Double-staining was performed to determine whether MSCs differentiated into endothelial cells and whether the transplanted cells expressed Ang1 in the wound. The tissue sections were preincubated with sodium borohydride to reduce autofluorescence and were then incubated with a mAb against CD31 (Novus Biologicals Inc., Littleton, CO, USA) or Ang1, which was followed by detection with a Cy3-conjugated secondary antibody. The MSCs were tagged with GFP and therefore did not need to be labeled for easy visualization. The nuclei were stained with Hoechst. Confocal images were obtained using a Zeiss LSM 510 confocal microscope (Carl Zeiss, Jena, Germany).
Data were expressed as the mean ± standard deviation and were analyzed by one-way analysis of variance followed by a Bonferroni’s post-hoc test for multiple comparisons. P <0.05 was considered statistically significant.
Characteristics of primary antibody and Ang1-MSCs
Both flattened and spindle-shaped cells were present in culture. Ang1 gene-modified MSCs showed similar flattened and spindle shapes in culture (Figure 1A). Immunophenotypic analysis showed that the MSCs used in the experiment were negative for the lineage markers CD34 and CD45, and strongly positive for the specific surface antigens CD29 (95.3 ± 3.2%) and CD90 (94.9 ± 3.7%) (Figure 1B,C), which are typical of MSCs.
Expression of exogenous angiopoietin-1 in mesenchymal stem cells
We constructed recombinant adenovirus vectors expressing Ang1 and used them to infect MSCs. After infection, 96.4 ± 2.3% of the target cells expressed GFP (Figure 2), which is an indicator of efficient transfection. The RT-PCR products for the expected Ang1 fragment were detected in Ad-GFP-Ang1-MSCs (Figure 3A), but not in unmodified MSCs or Ad-GFP-MSCs (control adenovirus-infected MSCs). Consistent with the mRNA expression, Ang1 protein was only present in Ang1-MSCs (Figure 3B) and was not detected in MSCs or Ad-MSCs. These results indicate that transgenic Ang1 was successfully expressed in Ang1-MSCs.
Angiopoietin-1 gene-modified bone marrow mesenchymal stem cells enhance wound healing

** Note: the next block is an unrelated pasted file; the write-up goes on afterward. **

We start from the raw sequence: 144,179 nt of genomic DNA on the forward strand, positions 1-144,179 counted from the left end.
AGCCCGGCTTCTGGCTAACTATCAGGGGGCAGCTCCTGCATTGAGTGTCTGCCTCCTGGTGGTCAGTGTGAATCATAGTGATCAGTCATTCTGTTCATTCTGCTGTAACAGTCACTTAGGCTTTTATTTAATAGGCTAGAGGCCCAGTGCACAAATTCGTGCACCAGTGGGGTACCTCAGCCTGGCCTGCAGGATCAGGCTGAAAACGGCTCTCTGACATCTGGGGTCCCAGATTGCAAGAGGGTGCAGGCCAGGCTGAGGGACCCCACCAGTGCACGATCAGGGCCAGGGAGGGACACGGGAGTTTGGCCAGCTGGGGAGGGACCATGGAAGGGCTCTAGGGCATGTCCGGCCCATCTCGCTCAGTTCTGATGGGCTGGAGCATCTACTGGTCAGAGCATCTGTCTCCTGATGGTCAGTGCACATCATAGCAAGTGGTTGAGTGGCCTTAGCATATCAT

Wound closure percentages in the different groups at different times post transplantation are shown in Figure 4. The wound closure percentage in the Ang1-MSC-treated rats was significantly greater than that in the other groups at different days post transplantation, suggesting that Ang1-MSCs accelerated wound closure compared with MSCs and Ad-Ang1.
Histological analysis over time indicated that Ang1-MSC-treated wounds showed more stable features in the granular and spinous layers and displayed a flatter epithelium with a more clearly developed stratum corneum (Figure 5A) compared with the other groups, indicating a more mature epithelium. In addition, Ang1-MSC-treated wounds appeared to have increased numbers of skin appendages compared with other groups. Moreover, the epidermal cellularity in the Ang1-MSC-treated wounds was significantly reduced and the epidermis was thinner (Figure 5B) compared with the other groups. At day 21, the epithelial thickness of the Ang1-MSC-treated wound equaled the thickness of the surrounding unwounded epithelium. However, epidermal cellularity in other-treated wounds was still higher and had a proliferative epithelium at day 21, suggesting higher cellular activity and prolongation of epidermal inflammation compared with Ang1-MSC-treated wounds. These results indicate that Ang1-MSCs accelerate epidermal regeneration.
The results of Masson’s trichrome staining showed that Ang1-MSC-treated wounds displayed an arranged collagen network and smooth collagen deposition (Figure 6A), both of which were absent in the other groups, suggesting that Ang1-MSC-treated wounds had more mature collagen development than wounds in the other groups. We then measured the positive collagen-staining area relative to total area in the samples. The positive collagen staining percentage in the Ang1-MSC-treated wound was significantly greater than in the other groups at different days post transplantation (Figure 6B). The results showed that treatment with Ang1-MSCs significantly increased collagen deposition, resulting in much denser collagen than in any other treatment group, especially at day 21 after treatment.
Engraftment of Ang1-MSCs into the wound skin
Engraftment of Ang1-MSCs into the wound skin was detected by labeling gene-modified MSCs with GFP and observing them under a fluorescence microscope. Numerous GFP+ MSCs were found closely associated with host cells in Ang1-MSC-treated wounds at day 7, and GFP+ MSCs were seen in the epidermal and dermal components throughout the healing process even at day 21 after transplantation (Figure 7A). Cells of coexpressing GFP and Ang1 were detected in the wounds treated with Ang1-MSCs (Figure 7B) up to day 21 post treatment. These results indicate that topically applied Ang1-MSCs migrated into the wound, integrated into the neoepidermis and neodermis, and continually expressed Ang1.
Angiopoietin-1 gene-modified bone marrow mesenchymal stem cells enhance angiogenesis